So, here it is. I currently find myself inside of a large metal box, hurtling through time and space towards an unknown future. That is a ridiculously overly poetic way of saying that I'm currently on a bus on the way home back to Pittsburgh after a somewhat less than successful journey from New York City.
Now, I know several people are inquiring at this point as to when I even left. The answer to that, and to why, is rather complicated, so I'm going to go in media res for a moment, and flash back to an earlier journey that wasn't discussed, travelling to Philadelphia while on The Elephant Man. The reasoning, or at least my thought process, between the two journeys is connected, hence the need to go back to the beginning.
After finishing up a rather successful set of previews for the show, we hurriedly packed up and left for Philadelphia. Arriving rather late, we all turned in at the hostel, and prepared to really get into the work the next day.
Dinner that night was absolutely delightful, as we had decided to pool resources and try to cook, as opposed to spending a significant amount of the budget attempting to dine out. Seeing what was around, we decided to go for Italian that night (I know, it's me cooking, therefore Italian cuisine is likely.) After writing a quick list of ingredients, we set out shopping only to discover that a frost had made eggplant rather scarce. Now, Eggplant Parmesan is rather difficult to make without eggplant, but there were some very good looking baby zucchini in the case. Desperation is the mother of invention, and we decided to go that direction instead.
The cooking process is incredibly simple, a quick saute of the split zucchini, a fast boil of the pasta, and a quick doctoring of the sauce (a little wine goes a long way), we had a delightful meal in very good company.
Following dinner, we were joined by another cast member, who brought along two friends, Ian and Tim. We relaxed the evening away, plenty of good wine and conversation, the two fueling each other, and finally called it a night in the wee hours of the morning.
The next day was rather rough, as the day before a show is liable to be. It was even more stressful, as performing in a museum puts even more restrictions. Tempers (especially my own) were beginning to flare a bit when mercifully, break came around and we found ourselves with several hours free.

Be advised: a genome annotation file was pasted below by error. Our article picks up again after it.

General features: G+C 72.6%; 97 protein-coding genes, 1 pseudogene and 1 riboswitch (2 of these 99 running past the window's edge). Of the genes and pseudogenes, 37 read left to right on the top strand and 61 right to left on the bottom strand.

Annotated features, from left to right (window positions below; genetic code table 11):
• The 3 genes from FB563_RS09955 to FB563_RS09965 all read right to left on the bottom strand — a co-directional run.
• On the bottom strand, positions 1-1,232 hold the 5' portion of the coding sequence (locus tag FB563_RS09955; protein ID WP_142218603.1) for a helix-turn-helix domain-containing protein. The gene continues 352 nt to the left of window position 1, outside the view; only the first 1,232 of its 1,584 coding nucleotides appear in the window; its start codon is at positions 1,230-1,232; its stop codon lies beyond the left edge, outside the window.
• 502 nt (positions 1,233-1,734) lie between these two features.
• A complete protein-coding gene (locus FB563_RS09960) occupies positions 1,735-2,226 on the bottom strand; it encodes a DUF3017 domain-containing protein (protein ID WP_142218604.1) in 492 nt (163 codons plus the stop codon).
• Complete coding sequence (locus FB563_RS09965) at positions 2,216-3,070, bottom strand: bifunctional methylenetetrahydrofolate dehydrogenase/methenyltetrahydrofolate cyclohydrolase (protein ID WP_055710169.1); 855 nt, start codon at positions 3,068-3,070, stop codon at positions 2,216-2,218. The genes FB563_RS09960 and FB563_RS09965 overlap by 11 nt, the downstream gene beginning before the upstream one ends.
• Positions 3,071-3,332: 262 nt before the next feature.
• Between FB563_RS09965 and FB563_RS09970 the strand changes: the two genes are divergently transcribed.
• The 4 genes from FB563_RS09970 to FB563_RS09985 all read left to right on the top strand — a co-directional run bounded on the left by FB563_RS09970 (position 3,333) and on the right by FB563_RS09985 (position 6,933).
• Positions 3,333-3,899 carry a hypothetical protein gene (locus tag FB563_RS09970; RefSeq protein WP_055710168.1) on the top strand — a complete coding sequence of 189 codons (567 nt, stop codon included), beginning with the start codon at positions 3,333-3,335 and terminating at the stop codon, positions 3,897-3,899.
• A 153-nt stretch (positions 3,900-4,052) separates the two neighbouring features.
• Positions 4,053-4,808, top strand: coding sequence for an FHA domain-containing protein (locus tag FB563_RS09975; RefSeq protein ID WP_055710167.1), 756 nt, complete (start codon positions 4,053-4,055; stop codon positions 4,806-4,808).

After being in the same room with the same people for close to 72 hours, I decided to head off on my own and check out the Franklin Institute. Walking across the park to it, however, I was surprised to hear my voice being called. I turned around as was surprised to see Tim and Ian standing there. After inquiring if I had plans, of which I really didn't, we decided to go on a walk to seek out Tony DiNic's, in the Reading Terminal market.
Now, Reading Terminal is kind of a foodie Valhalla. It's almost impossible not to find something delicious, but we were on a mission to seek out the sandwich as it was seen on Man Vs. Food. And find it we did.
This delicious monstrosity of a sandwich contains almost a pound of pulled pork, but it is the way in which it is made makes it something else, possibly in the category of manna. It's by far one of the best sandwiches I've ever had. The meat is prepared by braising overnight in it's own juices, then it it pulled, placed back into the juice, and then braised again overnight. This produces some of the juiciest pork I've ever tasted. Now, this is an even more impressive feat, considering that pork is one of the easiest meats in the world to dry out.
The other ingredients of the sandwich also help complete the flavor profile to be something sublime. First, a layer of provolone adds a sharpness as well as structural integrity (something very important in sandwich engineering) when it melts, juice proofing the bun. The greens are truly what put the sandwich up over the top though. A topping of broccoli rabe adds spiciness and a garlic undertone, which make up the symphony of flavor that is that sandwich. In case you can't tell, my mouth is practically watering at just remembering and writing this description. If you are in Philadelphia, skip the cheesesteak and go for this instead.
After stuffing ourselves on pork, we decided to go touristy and check out the Liberty Bell, Independence Hall, and Elphreth's Alley, one of the oldest continuously inhabited blocks in the United States. We had a fascinating discussion on history, as Tim and Ian, both English natives, were curious why Americans celebrated something that was only a little over two hundred and fifty years old, I then explained that it was because in a country only about that old, we have to find our "founding myths" where we can. I also pointed out they had encapsulated the European idea of America in one fell swoop that day, giant sandwiches and the Liberty Bell, or in a metaphorical sense, conspicuous consumption and blind patriotism.
We then adjourned our little adventure to watch and perform in the play, and following another night of carousing, settled in our beds, ready to move on to the next journey.
Until next time,